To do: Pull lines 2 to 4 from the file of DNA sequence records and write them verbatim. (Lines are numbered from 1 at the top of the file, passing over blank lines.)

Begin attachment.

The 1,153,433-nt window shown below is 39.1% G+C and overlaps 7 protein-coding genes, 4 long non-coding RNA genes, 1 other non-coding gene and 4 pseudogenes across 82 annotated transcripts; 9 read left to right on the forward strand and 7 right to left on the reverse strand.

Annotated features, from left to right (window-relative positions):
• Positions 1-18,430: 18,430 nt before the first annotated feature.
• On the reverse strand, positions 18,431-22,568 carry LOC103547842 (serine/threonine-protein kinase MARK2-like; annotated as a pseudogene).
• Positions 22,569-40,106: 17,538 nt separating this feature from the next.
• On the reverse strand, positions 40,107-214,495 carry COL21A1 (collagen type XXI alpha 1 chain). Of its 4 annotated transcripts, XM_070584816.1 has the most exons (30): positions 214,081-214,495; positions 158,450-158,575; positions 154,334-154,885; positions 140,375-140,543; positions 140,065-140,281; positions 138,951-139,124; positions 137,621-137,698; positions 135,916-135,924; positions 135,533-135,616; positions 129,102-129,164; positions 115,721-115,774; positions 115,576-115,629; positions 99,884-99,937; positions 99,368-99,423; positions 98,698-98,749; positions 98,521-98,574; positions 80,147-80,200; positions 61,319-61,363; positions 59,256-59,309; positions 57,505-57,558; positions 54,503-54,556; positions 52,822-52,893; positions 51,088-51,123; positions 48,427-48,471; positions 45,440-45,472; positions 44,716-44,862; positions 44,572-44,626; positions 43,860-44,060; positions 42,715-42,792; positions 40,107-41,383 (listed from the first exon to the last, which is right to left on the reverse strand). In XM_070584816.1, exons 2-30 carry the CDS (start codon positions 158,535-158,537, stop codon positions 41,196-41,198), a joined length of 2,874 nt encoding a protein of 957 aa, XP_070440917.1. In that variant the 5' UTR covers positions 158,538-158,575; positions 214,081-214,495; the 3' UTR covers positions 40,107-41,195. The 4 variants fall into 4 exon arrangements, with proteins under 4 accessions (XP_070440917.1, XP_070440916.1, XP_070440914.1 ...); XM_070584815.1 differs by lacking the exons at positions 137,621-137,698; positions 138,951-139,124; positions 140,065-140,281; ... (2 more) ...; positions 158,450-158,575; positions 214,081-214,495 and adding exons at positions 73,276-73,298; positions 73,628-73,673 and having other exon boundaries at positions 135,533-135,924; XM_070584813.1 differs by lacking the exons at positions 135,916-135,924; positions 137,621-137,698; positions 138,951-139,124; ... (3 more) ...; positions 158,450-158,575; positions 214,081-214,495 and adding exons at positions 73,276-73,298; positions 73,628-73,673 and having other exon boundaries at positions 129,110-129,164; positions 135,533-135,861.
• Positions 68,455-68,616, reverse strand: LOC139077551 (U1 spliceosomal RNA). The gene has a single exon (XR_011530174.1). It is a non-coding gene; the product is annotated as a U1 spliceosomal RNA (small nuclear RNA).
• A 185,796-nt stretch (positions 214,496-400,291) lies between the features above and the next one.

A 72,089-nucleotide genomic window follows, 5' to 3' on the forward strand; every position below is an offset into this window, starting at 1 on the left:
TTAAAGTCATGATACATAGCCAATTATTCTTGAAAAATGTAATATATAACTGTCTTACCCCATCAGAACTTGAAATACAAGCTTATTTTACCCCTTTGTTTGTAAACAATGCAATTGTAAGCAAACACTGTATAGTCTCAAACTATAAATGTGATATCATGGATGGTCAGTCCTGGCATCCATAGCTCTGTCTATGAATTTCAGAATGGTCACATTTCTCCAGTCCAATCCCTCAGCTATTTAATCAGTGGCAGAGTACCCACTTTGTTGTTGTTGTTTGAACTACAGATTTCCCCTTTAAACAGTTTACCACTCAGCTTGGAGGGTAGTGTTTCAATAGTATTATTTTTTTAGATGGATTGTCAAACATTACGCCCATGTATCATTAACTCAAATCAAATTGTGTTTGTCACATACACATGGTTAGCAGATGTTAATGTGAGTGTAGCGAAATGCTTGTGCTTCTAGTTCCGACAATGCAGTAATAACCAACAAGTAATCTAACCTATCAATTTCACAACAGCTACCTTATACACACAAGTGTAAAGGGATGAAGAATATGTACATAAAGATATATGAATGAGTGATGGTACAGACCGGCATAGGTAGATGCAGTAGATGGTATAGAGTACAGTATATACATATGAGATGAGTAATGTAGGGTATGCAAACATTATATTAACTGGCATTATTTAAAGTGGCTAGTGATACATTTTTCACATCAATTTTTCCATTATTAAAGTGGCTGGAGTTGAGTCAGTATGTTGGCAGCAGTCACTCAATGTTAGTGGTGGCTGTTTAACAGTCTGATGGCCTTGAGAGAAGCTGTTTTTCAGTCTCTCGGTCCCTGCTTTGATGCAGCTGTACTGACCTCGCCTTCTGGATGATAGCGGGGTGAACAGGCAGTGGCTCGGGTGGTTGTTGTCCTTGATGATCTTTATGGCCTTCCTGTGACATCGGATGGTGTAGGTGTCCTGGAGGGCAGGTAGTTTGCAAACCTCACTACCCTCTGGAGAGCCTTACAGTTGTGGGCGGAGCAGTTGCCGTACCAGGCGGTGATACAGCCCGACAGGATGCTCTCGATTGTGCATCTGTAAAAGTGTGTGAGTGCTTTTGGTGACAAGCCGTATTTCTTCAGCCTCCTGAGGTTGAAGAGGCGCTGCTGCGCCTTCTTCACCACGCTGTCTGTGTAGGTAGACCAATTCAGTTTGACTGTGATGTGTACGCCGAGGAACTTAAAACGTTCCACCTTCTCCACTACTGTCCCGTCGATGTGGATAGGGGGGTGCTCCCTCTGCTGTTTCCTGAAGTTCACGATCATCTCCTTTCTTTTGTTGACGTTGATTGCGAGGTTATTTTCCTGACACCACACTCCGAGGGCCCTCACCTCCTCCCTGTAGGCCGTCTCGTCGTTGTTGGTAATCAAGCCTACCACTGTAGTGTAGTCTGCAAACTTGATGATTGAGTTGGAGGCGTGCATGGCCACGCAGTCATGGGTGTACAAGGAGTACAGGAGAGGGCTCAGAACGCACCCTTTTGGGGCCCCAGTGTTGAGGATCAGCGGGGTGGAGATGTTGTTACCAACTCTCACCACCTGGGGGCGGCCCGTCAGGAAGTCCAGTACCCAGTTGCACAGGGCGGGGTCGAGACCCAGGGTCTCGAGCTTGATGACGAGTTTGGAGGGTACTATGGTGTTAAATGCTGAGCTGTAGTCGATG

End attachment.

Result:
Annotated features, from left to right (window-relative positions):
• Positions 1-18,430: 18,430 nt before the first annotated feature.
• On the reverse strand, positions 18,431-22,568 carry LOC103547842 (serine/threonine-protein kinase MARK2-like; annotated as a pseudogene).